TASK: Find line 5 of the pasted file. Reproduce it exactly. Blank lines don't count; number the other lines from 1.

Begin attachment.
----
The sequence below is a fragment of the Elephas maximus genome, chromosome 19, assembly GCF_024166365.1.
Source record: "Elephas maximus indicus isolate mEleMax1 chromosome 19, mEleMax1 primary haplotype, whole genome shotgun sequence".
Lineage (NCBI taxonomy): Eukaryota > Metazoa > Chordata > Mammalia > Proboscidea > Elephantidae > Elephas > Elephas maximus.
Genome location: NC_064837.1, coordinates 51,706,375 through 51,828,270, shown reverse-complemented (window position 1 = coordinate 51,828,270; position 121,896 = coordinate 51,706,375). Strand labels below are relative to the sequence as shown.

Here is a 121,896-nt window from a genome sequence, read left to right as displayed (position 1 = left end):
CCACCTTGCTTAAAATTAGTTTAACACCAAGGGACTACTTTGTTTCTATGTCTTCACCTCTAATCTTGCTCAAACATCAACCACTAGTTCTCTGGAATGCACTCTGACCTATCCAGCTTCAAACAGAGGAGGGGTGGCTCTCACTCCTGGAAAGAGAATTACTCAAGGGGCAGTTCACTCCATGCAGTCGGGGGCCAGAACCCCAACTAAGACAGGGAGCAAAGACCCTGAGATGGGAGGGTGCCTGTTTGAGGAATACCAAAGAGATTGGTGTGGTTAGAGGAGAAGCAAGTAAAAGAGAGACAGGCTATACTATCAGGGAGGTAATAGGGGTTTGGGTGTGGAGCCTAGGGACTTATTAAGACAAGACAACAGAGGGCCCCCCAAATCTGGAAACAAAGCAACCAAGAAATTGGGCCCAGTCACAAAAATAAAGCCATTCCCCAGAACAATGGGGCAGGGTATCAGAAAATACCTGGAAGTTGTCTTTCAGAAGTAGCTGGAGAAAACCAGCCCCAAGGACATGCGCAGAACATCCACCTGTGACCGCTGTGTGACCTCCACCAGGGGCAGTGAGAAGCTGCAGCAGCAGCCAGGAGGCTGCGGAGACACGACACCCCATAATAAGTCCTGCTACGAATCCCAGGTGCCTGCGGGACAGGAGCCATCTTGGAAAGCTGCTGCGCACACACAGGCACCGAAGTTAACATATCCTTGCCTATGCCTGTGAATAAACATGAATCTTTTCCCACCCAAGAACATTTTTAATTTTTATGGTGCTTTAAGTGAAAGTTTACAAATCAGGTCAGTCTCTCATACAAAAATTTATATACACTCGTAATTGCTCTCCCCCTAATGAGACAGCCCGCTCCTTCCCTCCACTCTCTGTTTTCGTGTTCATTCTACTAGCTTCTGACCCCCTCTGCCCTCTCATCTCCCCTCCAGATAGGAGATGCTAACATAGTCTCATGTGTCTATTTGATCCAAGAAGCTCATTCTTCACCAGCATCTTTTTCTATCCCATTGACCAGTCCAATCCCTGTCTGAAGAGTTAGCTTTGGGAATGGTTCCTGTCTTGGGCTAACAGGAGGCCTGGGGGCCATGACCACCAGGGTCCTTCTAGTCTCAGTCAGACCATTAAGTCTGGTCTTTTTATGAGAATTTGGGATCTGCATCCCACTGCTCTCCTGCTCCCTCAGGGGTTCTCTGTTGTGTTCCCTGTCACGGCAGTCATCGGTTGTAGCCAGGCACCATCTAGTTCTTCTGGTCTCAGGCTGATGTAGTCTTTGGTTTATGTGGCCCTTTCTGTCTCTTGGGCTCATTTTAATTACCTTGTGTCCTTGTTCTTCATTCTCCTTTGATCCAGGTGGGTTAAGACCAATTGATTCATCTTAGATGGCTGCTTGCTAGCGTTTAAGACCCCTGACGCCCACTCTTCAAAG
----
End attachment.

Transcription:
Here is a 121,896-nt window from a genome sequence, read left to right as displayed (position 1 = left end):